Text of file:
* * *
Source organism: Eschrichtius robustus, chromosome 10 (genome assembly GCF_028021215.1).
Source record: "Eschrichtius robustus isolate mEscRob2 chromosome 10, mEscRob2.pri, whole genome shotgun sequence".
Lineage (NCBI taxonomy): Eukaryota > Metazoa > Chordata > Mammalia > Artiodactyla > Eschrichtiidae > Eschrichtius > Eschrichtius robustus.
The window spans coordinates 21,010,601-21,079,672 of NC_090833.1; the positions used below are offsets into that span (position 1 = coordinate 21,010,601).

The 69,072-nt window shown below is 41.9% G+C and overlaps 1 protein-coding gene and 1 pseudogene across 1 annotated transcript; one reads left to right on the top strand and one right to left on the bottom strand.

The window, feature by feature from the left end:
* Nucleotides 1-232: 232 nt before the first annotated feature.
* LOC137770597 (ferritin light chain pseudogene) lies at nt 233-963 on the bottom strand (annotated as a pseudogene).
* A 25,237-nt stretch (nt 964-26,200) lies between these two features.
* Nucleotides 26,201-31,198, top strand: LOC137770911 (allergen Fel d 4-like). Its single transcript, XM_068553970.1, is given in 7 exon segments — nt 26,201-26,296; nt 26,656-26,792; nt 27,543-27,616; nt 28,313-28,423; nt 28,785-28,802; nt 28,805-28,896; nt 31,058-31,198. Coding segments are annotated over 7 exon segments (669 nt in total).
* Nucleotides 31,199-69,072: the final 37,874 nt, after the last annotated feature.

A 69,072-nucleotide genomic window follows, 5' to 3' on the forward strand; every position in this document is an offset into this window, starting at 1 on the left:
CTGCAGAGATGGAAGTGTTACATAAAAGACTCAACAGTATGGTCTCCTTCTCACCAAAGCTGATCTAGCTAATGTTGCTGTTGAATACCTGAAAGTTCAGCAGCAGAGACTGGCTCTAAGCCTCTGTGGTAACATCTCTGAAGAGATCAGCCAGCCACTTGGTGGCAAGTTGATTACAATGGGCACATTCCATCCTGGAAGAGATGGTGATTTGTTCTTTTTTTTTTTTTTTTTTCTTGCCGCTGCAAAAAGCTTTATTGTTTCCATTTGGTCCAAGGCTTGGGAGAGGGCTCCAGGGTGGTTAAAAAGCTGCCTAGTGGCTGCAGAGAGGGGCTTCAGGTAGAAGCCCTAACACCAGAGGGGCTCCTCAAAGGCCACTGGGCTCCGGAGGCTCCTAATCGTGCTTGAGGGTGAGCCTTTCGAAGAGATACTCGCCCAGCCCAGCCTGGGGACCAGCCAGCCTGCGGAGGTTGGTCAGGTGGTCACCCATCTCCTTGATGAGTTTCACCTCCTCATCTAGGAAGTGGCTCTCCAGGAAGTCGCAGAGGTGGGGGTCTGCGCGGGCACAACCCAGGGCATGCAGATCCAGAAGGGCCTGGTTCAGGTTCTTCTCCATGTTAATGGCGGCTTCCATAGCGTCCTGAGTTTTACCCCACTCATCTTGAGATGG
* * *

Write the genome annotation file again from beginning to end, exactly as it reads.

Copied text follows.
Source organism: Eschrichtius robustus, chromosome 10 (genome assembly GCF_028021215.1).
Source record: "Eschrichtius robustus isolate mEscRob2 chromosome 10, mEscRob2.pri, whole genome shotgun sequence".
Lineage (NCBI taxonomy): Eukaryota > Metazoa > Chordata > Mammalia > Artiodactyla > Eschrichtiidae > Eschrichtius > Eschrichtius robustus.
The window spans coordinates 21,010,601-21,079,672 of NC_090833.1; the positions used below are offsets into that span (position 1 = coordinate 21,010,601).

The 69,072-nt window shown below is 41.9% G+C and overlaps 1 protein-coding gene and 1 pseudogene across 1 annotated transcript; one reads left to right on the top strand and one right to left on the bottom strand.

The window, feature by feature from the left end:
* Nucleotides 1-232: 232 nt before the first annotated feature.
* LOC137770597 (ferritin light chain pseudogene) lies at nt 233-963 on the bottom strand (annotated as a pseudogene).
* A 25,237-nt stretch (nt 964-26,200) lies between these two features.
* Nucleotides 26,201-31,198, top strand: LOC137770911 (allergen Fel d 4-like). Its single transcript, XM_068553970.1, is given in 7 exon segments — nt 26,201-26,296; nt 26,656-26,792; nt 27,543-27,616; nt 28,313-28,423; nt 28,785-28,802; nt 28,805-28,896; nt 31,058-31,198. Coding segments are annotated over 7 exon segments (669 nt in total).
* Nucleotides 31,199-69,072: the final 37,874 nt, after the last annotated feature.

A 69,072-nucleotide genomic window follows, 5' to 3' on the forward strand; every position in this document is an offset into this window, starting at 1 on the left:
CTGCAGAGATGGAAGTGTTACATAAAAGACTCAACAGTATGGTCTCCTTCTCACCAAAGCTGATCTAGCTAATGTTGCTGTTGAATACCTGAAAGTTCAGCAGCAGAGACTGGCTCTAAGCCTCTGTGGTAACATCTCTGAAGAGATCAGCCAGCCACTTGGTGGCAAGTTGATTACAATGGGCACATTCCATCCTGGAAGAGATGGTGATTTGTTCTTTTTTTTTTTTTTTTTTCTTGCCGCTGCAAAAAGCTTTATTGTTTCCATTTGGTCCAAGGCTTGGGAGAGGGCTCCAGGGTGGTTAAAAAGCTGCCTAGTGGCTGCAGAGAGGGGCTTCAGGTAGAAGCCCTAACACCAGAGGGGCTCCTCAAAGGCCACTGGGCTCCGGAGGCTCCTAATCGTGCTTGAGGGTGAGCCTTTCGAAGAGATACTCGCCCAGCCCAGCCTGGGGACCAGCCAGCCTGCGGAGGTTGGTCAGGTGGTCACCCATCTCCTTGATGAGTTTCACCTCCTCATCTAGGAAGTGGCTCTCCAGGAAGTCGCAGAGGTGGGGGTCTGCGCGGGCACAACCCAGGGCATGCAGATCCAGAAGGGCCTGGTTCAGGTTCTTCTCCATGTTAATGGCGGCTTCCATAGCGTCCTGAGTTTTACCCCACTCATCTTGAGATGG